And studies like Mr Saiz’s can only work with the economy the researchers have at hand to study. But of course changes in educational structures can have dynamic effects on entire economies. A list of the richest countries in the world is dominated by open, trade-driven economies. Oil economies aside, the top 10 includes countries where trilingualism is typical, like Luxembourg, Switzerland and Singapore, and small countries like the Scandinavian ones, where English knowledge is excellent.

There are of course many reasons that such countries are rich. But a willingness to learn about export markets, and their languages, is a plausible candidate. One study, led by James Foreman-Peck of Cardiff Business School, has estimated that lack of foreign-language proficiency in Britain costs the economy £48 billion ($80 billion), or 3.5% of GDP, each year. Even if that number is high, the cost of assuming that foreign customers will learn your language, and never bothering to learn theirs, is certainly a lot greater than zero. So if Mr Saiz had run his language-premium study against a parallel-universe America, in which the last half-century had been a golden age of language-learning, he might have found a bigger foreign-language bonus (and a bigger GDP pie to divide) in that more open and export-oriented fantasy America. And of course greater investment in foreign-language teaching would have other dynamic effects: more and better teachers and materials, plus a cultural premium on multilingualism, means more people will actually master a language, rather than wasting several years never getting past la plume de ma tante, as happens in Britain and America.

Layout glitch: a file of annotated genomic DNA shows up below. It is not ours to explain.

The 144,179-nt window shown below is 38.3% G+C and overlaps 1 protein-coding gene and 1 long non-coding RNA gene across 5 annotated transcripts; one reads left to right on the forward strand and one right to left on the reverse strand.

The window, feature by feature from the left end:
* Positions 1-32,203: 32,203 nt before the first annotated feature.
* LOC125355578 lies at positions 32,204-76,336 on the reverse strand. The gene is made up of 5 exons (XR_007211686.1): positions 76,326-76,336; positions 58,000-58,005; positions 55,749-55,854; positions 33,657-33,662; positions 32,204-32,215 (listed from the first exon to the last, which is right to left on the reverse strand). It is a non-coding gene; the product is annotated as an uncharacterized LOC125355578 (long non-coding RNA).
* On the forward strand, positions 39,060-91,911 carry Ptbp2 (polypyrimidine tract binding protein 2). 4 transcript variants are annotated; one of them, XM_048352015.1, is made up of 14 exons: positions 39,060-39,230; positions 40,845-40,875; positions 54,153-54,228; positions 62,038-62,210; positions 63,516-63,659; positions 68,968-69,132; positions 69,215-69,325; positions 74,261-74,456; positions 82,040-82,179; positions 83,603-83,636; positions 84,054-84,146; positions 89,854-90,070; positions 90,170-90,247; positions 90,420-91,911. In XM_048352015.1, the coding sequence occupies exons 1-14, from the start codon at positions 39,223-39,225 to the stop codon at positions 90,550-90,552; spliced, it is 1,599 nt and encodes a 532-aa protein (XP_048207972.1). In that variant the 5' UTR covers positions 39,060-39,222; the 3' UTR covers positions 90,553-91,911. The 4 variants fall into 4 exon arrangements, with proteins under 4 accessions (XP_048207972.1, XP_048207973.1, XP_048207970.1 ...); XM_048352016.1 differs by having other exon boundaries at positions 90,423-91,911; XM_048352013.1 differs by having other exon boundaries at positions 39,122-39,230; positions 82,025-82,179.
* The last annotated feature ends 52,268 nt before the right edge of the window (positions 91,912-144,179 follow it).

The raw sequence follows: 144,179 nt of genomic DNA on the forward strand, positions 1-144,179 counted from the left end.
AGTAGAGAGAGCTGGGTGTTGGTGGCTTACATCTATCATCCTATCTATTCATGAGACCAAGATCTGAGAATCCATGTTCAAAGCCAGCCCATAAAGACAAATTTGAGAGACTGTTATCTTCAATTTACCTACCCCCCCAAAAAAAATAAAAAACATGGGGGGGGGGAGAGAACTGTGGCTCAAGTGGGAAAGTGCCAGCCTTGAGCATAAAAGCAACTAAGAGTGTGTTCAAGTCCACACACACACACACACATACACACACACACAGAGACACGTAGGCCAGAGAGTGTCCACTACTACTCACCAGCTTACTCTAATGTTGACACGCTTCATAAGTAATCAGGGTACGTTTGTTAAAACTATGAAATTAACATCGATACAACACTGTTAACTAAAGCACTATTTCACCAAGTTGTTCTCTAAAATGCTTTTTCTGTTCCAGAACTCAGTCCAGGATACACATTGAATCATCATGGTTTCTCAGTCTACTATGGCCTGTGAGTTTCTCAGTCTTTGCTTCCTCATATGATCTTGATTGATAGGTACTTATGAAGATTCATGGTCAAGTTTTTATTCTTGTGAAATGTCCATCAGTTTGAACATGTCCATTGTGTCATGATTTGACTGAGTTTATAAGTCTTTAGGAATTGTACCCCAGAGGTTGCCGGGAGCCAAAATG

To be sure, everything has an opportunity cost. An hour spent learning French is an hour spent not learning something else. But it isn’t hard to think of school subjects that provide less return—economically, anyway—than a foreign language. What is the return on investment for history, literature or art? Of course schools are intended to do more than create little GDP-producing machines. (And there are also great non-economic benefits to learning a foreign language.) But if it is GDP you’re after, the world isn’t learning English as fast as some people think. One optimistic estimate is that half the world’s people might speak English by 2050. That leaves billions who will not, and billions of others who remain happier (and more willing to spend money) in their own language.

Source: The Economist – Mar 11th 2014, 17:11 BY R.L.G. | BERLIN